Low sperm counts passed on through IVF

 作者:申屠邂     |      日期:2019-03-08 06:17:00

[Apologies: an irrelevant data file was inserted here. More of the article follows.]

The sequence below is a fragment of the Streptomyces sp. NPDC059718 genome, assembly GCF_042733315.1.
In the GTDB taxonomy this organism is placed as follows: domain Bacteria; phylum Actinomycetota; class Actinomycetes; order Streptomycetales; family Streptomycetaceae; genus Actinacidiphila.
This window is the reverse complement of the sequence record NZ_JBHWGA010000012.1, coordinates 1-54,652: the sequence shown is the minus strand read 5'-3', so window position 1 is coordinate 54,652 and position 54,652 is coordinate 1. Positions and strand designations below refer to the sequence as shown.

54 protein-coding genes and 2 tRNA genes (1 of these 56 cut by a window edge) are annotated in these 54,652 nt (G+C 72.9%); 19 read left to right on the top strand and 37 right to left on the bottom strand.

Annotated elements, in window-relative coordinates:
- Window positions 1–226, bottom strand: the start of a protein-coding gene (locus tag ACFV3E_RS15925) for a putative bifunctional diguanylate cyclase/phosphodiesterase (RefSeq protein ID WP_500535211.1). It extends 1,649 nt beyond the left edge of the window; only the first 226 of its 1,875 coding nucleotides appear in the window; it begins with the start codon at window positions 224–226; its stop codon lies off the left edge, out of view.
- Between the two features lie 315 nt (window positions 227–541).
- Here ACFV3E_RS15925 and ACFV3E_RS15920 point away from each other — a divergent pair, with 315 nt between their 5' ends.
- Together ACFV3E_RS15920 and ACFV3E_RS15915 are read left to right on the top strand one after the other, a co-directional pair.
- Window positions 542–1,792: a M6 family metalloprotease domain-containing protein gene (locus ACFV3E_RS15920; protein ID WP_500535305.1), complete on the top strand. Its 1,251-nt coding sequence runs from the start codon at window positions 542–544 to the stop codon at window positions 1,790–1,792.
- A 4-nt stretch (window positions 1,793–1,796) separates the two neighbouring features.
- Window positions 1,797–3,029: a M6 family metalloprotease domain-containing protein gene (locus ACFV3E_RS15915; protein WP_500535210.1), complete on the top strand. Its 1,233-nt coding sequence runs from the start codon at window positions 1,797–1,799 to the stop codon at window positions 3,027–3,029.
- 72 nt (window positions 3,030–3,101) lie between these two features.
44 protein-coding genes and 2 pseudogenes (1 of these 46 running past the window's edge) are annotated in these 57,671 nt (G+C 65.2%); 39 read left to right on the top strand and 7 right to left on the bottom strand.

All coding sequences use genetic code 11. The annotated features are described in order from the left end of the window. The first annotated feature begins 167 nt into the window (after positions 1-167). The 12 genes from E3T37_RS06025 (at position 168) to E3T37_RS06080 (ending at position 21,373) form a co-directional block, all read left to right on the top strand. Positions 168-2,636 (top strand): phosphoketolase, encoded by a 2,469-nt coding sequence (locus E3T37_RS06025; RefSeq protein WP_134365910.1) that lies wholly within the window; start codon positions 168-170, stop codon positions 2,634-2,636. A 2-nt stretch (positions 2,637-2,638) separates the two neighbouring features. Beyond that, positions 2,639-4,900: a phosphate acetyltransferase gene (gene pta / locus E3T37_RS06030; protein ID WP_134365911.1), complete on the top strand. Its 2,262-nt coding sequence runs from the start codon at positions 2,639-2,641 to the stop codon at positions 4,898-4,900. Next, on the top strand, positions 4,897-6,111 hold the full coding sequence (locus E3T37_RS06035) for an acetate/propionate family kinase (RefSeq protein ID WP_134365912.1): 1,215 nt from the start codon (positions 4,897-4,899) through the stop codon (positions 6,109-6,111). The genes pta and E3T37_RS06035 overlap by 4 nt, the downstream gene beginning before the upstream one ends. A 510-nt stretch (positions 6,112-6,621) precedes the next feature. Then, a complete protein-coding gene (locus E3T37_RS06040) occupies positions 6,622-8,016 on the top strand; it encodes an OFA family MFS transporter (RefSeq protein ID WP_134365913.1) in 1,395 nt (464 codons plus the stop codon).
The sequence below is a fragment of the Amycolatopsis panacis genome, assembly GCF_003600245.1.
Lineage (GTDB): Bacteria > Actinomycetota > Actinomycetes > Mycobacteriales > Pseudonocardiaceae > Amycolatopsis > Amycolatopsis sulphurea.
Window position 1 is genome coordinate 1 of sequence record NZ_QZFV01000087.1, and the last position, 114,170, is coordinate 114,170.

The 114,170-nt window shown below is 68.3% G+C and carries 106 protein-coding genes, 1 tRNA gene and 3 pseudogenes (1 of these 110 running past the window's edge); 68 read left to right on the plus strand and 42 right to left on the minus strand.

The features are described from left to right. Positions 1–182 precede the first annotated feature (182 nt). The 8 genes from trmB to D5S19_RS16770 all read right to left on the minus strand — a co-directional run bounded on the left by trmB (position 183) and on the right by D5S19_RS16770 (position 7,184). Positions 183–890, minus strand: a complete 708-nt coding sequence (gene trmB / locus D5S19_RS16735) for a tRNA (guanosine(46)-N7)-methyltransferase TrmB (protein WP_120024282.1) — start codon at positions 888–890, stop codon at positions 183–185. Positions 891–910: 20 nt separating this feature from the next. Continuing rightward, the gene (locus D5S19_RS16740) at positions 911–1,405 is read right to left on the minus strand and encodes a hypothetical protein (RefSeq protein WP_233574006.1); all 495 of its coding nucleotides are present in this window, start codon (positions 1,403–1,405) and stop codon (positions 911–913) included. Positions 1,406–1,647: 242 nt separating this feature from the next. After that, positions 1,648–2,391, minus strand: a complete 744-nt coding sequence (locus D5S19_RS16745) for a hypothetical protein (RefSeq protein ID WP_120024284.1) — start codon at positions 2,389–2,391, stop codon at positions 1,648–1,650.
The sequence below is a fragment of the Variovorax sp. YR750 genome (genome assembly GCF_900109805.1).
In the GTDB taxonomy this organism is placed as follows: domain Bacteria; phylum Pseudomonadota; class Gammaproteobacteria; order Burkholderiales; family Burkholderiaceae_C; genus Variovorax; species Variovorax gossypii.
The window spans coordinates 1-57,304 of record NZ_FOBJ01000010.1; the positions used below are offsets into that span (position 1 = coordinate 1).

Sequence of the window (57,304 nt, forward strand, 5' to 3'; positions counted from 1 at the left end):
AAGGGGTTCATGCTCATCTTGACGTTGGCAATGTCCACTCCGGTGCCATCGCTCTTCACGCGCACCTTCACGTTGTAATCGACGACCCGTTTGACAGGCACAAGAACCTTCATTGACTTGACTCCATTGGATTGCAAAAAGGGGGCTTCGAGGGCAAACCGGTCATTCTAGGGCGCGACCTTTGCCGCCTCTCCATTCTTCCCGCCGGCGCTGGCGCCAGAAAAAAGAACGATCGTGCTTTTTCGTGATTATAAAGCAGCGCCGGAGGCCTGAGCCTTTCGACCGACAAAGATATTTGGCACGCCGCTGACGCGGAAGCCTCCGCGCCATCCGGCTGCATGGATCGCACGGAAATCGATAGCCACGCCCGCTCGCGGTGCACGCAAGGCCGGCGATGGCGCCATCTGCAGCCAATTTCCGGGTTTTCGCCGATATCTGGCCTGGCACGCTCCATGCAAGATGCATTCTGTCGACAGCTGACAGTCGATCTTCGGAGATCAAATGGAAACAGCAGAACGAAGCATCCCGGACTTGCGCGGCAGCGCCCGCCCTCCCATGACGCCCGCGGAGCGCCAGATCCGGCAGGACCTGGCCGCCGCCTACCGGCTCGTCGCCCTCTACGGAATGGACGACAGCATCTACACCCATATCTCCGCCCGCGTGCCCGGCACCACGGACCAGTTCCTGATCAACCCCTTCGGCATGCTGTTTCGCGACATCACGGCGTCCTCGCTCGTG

By Nicole Johnston in Washington DC SONS conceived by an IVF technique in which sperm is injected into the egg are likely to inherit their fathers’ fertility problems, a genetic study has confirmed. The technique, intracytoplasmic sperm injection (ICSI), has enabled many men with very low sperm counts, or whose sperm do not swim normally, to become fathers. But doctors have warned that ICSI may allow the kind of genetic defects that cause infertility to be passed on rather than being weeded out of the human gene pool. Sherman Silber, director of the Infertility Center of St Louis in Missouri, and colleagues at the Whitehead Institute for Biomedical Research in Cambridge, Massachusetts, studied four boys conceived by ICSI. All four inherited a deletion on the Y chromosome within a region called AFZc, already linked to male infertility (Human Reproduction, vol 14, p 1722). Other researchers are reporting similar findings, says Silber. But infertile couples turning up at his clinic seem unconcerned. “Patients are warned of this risk but still want their own genetic child anyway,” says Silber. “They seem relieved that their child will be no worse off than them because the deletion is no worse.” Joe Conaghan, director of the IVF laboratory at the University of California, San Francisco, says that 13 per cent of men with very low sperm counts are infertile because of deletions on their Y chromosome,